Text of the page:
Kristina Lindemulder and Sarah Peterson have been friends since second grade. So it shouldn’t come as a surprise the two have decided as adults to go into business together.

The two South Haven residents are now the operators of one of the oldest existing resorts in South Haven – The Last Resort. Lindemulder recently bought the lodging establishment, at 86 North Shore Drive, while Peterson will serve as chef and operations manager.

“It was a dream of ours,” Lindemulder said, regarding the purchase of the sprawling, historic resort

“We were comfortable with our jobs but this opportunity came around,” Peterson said. “The history drew us here.” There’s a story around every corner.”

The dream, however, almost didn’t happen for the two women and their families.

In January they were set to close on the real estate transaction, but a glitch occurred.

“The deal fell through. We were heartbroken,” Lindemulder recalled. But a month ago, their luck changed with renegotiation of the purchase agreement.

“It was amazing we got the second chance,” Lindemulder said. “We’re so extremely grateful of achieving this goal.”

The Last Resort was built in 1883 by the late Barney Dyckman, who served as a military captain during the Civil War. Dyckman called the inn Park Grove Place, but in 1900 the inn sported a new name – St. Cloud Resort. Twenty-three years later when Louis and Nettie Schrayer bought it, they re-named it The Plaza.

“There was a restaurant inside of the Plaza and on Friday and Saturday nights there were fish and spaghetti dinners that not only tourists enjoyed, but also the public. After dinner, table cloths were rolled up and out came the poker chips,” said previous Last Resort owner Mary Hammer, in an interview in 2018.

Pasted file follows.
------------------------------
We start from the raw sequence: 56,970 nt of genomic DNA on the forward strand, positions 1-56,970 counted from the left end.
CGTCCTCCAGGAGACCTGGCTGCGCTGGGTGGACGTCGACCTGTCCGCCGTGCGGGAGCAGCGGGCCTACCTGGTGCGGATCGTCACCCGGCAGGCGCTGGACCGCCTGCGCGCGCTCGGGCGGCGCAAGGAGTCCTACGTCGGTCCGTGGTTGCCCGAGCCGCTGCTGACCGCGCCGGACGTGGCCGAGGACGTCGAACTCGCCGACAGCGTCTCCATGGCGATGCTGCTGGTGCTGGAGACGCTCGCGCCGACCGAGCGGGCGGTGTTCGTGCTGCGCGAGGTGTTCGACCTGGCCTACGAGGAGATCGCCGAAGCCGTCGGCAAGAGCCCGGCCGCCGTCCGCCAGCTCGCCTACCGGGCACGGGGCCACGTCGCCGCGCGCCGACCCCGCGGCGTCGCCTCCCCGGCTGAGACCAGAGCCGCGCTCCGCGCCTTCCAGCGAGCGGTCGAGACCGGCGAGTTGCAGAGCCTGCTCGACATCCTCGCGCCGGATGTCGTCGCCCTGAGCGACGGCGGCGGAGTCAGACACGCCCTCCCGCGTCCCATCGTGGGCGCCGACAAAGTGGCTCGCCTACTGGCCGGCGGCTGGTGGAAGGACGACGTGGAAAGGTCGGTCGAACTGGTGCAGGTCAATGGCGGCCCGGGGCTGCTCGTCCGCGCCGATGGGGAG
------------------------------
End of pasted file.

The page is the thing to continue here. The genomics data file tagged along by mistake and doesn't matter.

Schrayer owned and operated the inn for 30 years, until selling to an unknown buyer, who then tried to keep the inn running for a few years before finally closing in 1959.

Sitting virtually abandoned for 20 years, the inn appeared ready for the wrecking ball.

But in 1979, Hammer purchased the building, while looking for a duplex.

With water running down the inside walls, Hammer said she couldn’t decide whether to call the building, “The Incredible Hulk” or “The Last Resort.”

Three-and-a-half years and 10,000 man-hours of labor later, during the building’s 100th birthday, “Last Resort Inn” opened Memorial Day weekend 1983. Hammer continued to operate the inn through 2020 before deciding to sell it and retire.

Over the years, the inn has undergone many changes, however the guest rooms still contain their original corner sinks and cupboards and many have their original wood floors.

The inn also still has the original house croupier used to rake in the chips, as well as the original tables and dishes from the 1920s.

In the early years of the building’s history, the staff lived on the top floor, where friends and lovers signed their names on the chimney. The names can still be seen inside the Penthouse Harbor Suite on the third floor.

It’s just one of many historic features that Lindemulder and Peterson continue to discover as they get the resort ready for its open house, April 24.

From 1-6 p.m., the general public will be able to tour the inn, which features a variety of room settings – from one-bedroom units to suites, a cottage and a full-size apartment. Lake Michigan can be seen from 14 of the inn’s 16 rooms.

“We’ll have drawings and gift certificates. We are hoping to have a lot of local people come see it,” Peterson said. “A lot of people have never been inside this resort. The history of South Haven is just breathing in this building.”

Although most bed and breakfast inns cater to their guests, Lindemulder and Peterson envision something a little bit different for The Last Resort.

“A lot of bed and breakfasts are just for adults. We want to make it family-friendly, but maintain a safe haven for couples,” Peterson said.

She and Lindemulder also want to operate the inn year-round and invite South Haven area residents in for different activities during times when tourism slows down.

“In the future we want to do events that are open to the public. We want to create an atmosphere that is fun and inviting,” Peterson said.